All the while I had obeyed perfectly
So I was hanged in a commanding position with a full view of the site plant and grounds
You smile at my career but you would do as I did if you knew yourself and dared.
In his letter to Dorothy, Merton described writing the poem as “gruesome” work. I wrote to tell Merton of our appreciation of the poem and our plans to publish it in the upcoming issue. It would serve, I said, as The Catholic Worker’s response to the Eichmann trial then going on in Jerusalem.
Not many days later I had a response from Merton. I could not have felt more elated had I received the map revealing the location of pirate gold. In that letter he noted that we live in a time of war and need “to shut up and be humble and stay put and trust in God and hope for a peace that we can use for the good of our souls.”
Though I didn’t fully realize it at the time, that single sentence revealed a great deal about the long-term struggles in which Merton was engaged. I thought what he said was aimed at me (how apt the advice was), but, as was so often the case in his letters, he was addressing himself as well. He had enormous difficulty shutting up, feared he was lacking in humility, and often resisted staying put.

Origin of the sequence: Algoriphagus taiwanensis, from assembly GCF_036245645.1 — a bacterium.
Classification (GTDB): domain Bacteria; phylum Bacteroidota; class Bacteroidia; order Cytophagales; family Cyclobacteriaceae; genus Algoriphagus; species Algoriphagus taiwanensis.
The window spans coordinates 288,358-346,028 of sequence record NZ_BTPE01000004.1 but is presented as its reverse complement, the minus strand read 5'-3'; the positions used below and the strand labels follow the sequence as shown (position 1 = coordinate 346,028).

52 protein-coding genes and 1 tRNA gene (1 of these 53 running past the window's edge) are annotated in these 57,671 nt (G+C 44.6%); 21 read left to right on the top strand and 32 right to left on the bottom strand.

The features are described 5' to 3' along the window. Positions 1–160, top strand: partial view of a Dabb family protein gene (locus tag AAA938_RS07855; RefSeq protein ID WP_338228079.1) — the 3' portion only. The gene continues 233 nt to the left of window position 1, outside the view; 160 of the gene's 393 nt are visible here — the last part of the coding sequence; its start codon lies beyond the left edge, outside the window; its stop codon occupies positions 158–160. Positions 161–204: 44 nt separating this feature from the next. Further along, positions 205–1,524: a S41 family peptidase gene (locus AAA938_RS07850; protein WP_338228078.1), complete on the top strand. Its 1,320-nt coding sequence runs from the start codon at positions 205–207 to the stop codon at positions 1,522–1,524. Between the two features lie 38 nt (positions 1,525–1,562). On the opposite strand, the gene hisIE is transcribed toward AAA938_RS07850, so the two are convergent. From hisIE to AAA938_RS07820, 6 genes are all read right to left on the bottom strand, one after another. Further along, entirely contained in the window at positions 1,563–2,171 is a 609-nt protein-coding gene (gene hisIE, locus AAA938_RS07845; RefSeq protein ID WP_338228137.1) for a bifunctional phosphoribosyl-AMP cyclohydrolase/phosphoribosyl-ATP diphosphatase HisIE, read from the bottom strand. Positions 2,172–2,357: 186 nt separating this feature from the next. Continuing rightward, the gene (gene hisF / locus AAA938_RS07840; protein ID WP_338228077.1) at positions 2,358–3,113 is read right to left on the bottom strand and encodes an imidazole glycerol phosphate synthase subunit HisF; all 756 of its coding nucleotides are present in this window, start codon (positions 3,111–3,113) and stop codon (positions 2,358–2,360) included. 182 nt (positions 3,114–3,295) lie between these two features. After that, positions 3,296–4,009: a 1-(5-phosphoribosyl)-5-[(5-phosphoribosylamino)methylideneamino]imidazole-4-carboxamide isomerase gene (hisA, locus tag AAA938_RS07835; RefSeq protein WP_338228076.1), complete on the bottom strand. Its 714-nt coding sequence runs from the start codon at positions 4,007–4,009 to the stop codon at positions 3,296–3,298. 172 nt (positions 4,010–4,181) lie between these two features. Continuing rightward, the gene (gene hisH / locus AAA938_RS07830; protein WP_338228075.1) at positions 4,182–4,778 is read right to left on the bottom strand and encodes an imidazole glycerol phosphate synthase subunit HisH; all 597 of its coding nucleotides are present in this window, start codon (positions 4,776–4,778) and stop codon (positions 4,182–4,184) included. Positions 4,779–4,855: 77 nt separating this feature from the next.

In December 1961, Merton suggested that perhaps I would like to come to the monastery for a visit. There was never any question in my mind about accepting though first there was an issue of The Catholic Worker to get out (I had become the paper’s managing editor). I was able to leave for Kentucky in late-January 1962.